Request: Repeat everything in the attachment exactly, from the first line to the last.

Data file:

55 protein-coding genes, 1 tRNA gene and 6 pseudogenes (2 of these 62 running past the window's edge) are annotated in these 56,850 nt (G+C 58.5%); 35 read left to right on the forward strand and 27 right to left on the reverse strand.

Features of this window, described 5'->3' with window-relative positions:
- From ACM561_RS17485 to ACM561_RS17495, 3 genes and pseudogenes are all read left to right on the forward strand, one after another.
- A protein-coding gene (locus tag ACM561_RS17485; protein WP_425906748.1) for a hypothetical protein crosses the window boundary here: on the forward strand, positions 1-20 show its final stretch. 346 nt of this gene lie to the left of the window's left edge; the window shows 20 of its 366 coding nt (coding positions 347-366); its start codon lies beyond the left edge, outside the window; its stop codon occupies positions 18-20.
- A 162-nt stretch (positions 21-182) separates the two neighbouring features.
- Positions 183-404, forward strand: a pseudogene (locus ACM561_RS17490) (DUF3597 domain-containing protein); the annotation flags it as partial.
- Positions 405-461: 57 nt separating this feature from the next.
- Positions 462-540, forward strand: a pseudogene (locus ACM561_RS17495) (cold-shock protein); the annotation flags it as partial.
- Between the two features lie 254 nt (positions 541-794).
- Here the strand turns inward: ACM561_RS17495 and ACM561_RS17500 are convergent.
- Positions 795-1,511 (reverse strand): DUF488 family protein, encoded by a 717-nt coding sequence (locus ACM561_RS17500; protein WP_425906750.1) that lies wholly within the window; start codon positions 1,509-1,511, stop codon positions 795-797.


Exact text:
55 protein-coding genes, 1 tRNA gene and 6 pseudogenes (2 of these 62 running past the window's edge) are annotated in these 56,850 nt (G+C 58.5%); 35 read left to right on the forward strand and 27 right to left on the reverse strand.

Features of this window, described 5'->3' with window-relative positions:
- From ACM561_RS17485 to ACM561_RS17495, 3 genes and pseudogenes are all read left to right on the forward strand, one after another.
- A protein-coding gene (locus tag ACM561_RS17485; protein WP_425906748.1) for a hypothetical protein crosses the window boundary here: on the forward strand, positions 1-20 show its final stretch. 346 nt of this gene lie to the left of the window's left edge; the window shows 20 of its 366 coding nt (coding positions 347-366); its start codon lies beyond the left edge, outside the window; its stop codon occupies positions 18-20.
- A 162-nt stretch (positions 21-182) separates the two neighbouring features.
- Positions 183-404, forward strand: a pseudogene (locus ACM561_RS17490) (DUF3597 domain-containing protein); the annotation flags it as partial.
- Positions 405-461: 57 nt separating this feature from the next.
- Positions 462-540, forward strand: a pseudogene (locus ACM561_RS17495) (cold-shock protein); the annotation flags it as partial.
- Between the two features lie 254 nt (positions 541-794).
- Here the strand turns inward: ACM561_RS17495 and ACM561_RS17500 are convergent.
- Positions 795-1,511 (reverse strand): DUF488 family protein, encoded by a 717-nt coding sequence (locus ACM561_RS17500; protein WP_425906750.1) that lies wholly within the window; start codon positions 1,509-1,511, stop codon positions 795-797.